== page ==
For Kubasaki’s Burns, the end of a long wait
Watching canopies being put in place and start and finish lines marked around the Mike Petty Stadium track, Charles Burns had the look of a proud potentate ready to turn the key on the new Moose Lodge.
“Or a proud parent getting ready to watch his kid graduate from college,” Burns said Saturday, two days before the start of the first Far East High School Track & Field Meet on his home Kubasaki High School track.
You see, he’s been coaching track at Kubasaki for 20 years. Most of that time he spent lobbying DODEA Pacific to make it a Far East sport before he took matters into his own hands in 2003, founding the next best thing, the Mike Petty Memorial Meet.
“It’s been a long-time wait, but it’s worth the wait. We got what we wanted,” Burns said. “It’s a great feeling. It’s something to say you’re a Far East champion. The kids will have a different motivation. They’ve arrived at the equivalent of state championship.”
“It’s been a long time coming,” Kadena coach Sergio Mendoza said. “It’s necessary to … attract our top athletes to the sport. I’m glad it’s here. It’s been a long wait. I’ve a lot of gratitude for those who made it happen.”
Eight schools, four from Japan, two from Okinawa and one each from Korea and Guam, will suit up for the two-day Far East meet.
It will differ somewhat from the Petty and Kanto Invitational meets, in that Far East is for only DODEA schools, and some of the events will be different.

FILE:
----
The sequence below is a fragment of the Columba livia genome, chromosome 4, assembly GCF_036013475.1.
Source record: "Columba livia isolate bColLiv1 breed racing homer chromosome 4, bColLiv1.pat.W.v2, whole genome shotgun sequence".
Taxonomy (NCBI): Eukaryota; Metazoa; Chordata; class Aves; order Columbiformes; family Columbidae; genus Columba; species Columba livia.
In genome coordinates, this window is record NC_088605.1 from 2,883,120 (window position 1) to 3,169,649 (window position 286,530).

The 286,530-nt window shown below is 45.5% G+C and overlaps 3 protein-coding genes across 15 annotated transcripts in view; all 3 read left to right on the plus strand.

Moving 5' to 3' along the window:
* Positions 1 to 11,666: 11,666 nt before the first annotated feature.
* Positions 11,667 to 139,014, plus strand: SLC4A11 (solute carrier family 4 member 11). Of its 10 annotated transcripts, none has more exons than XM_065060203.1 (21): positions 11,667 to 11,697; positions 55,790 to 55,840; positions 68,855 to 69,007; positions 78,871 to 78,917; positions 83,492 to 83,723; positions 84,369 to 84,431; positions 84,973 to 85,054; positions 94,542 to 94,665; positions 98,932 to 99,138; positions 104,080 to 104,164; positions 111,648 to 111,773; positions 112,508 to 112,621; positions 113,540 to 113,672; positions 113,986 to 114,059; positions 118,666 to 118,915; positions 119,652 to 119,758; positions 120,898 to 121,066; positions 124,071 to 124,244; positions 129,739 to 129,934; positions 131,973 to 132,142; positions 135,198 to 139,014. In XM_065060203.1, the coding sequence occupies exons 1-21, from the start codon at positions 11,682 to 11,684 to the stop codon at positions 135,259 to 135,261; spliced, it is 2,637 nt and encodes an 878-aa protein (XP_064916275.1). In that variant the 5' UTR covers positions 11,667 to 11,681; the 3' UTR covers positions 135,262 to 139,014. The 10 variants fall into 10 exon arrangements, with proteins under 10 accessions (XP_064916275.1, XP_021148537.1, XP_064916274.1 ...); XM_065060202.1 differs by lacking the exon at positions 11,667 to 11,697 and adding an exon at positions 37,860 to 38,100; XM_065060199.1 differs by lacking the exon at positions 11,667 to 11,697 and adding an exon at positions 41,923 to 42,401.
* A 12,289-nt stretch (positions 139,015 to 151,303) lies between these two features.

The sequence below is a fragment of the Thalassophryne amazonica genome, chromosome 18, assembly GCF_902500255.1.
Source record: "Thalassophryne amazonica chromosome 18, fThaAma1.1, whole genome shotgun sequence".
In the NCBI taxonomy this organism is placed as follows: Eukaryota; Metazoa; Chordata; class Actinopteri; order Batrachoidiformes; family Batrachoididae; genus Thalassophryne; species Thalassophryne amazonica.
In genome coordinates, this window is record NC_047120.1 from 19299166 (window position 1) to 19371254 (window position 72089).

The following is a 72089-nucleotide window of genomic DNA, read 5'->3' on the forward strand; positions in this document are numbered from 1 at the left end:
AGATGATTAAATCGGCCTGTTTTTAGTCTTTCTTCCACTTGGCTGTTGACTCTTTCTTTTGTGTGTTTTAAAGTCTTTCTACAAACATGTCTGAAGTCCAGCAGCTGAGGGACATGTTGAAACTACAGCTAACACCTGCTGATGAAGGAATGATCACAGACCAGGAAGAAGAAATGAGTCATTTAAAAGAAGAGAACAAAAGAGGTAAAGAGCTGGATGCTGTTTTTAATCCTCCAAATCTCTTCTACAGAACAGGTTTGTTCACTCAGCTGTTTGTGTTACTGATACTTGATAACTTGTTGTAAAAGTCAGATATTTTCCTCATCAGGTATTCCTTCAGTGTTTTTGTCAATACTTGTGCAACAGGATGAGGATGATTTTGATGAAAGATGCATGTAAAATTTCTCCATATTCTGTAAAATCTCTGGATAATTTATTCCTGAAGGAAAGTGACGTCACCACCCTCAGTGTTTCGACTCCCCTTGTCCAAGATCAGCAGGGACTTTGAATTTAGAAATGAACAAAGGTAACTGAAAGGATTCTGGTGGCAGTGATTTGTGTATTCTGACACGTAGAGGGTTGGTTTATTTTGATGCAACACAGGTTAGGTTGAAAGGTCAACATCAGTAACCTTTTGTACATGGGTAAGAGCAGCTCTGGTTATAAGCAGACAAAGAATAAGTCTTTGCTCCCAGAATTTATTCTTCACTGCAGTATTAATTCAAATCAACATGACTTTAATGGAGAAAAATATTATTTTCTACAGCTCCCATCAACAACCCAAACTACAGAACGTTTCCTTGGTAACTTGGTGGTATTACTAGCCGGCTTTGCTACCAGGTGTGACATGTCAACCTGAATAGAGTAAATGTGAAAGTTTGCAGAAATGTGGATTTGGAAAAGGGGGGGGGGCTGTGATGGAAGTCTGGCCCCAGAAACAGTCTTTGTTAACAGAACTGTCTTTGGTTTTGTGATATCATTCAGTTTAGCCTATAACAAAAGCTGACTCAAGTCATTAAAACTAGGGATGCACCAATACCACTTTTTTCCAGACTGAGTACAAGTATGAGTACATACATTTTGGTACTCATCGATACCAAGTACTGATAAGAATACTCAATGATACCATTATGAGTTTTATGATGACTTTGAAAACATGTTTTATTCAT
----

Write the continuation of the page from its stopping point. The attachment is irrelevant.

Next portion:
There won’t be a sprint medley, mile or two-mile run as in the Petty, and the 400-meter hurdles run at the Kanto will be shortened to 300. And, of course, there won’t be a throwers relay, run at the Petty as an exhibition event.
“We don’t want any car wrecks,” Burns said jokingly.
As to who the “teams to beat” might be, it would be easy to note Kanto champion Nile C. Kinnick of Japan and Petty boys and girls champions Kadena and Kubasaki as the favorites, except for one thing:
“We’ve yet to have a meet for teams that are fully represented,” Mendoza said, noting that athletes had to go out of pocket to Petty and Kanto. “We’ve not had a meet where everybody could show their depth.”
One thing that teams are already preparing for is Okinawa heat — forecasts call for rain on Monday and partly cloudy on Tuesday with temperatures in the mid-80s.
“We’re prepared for anything. Our kids have been hydrating for a week,” Kinnick coach Al Garrido said. “If you look at our numbers, we’re peaking. Coaching-wise, we’ve done everything we could for our players. It’s all said and done. It’s time to just go out and perform.”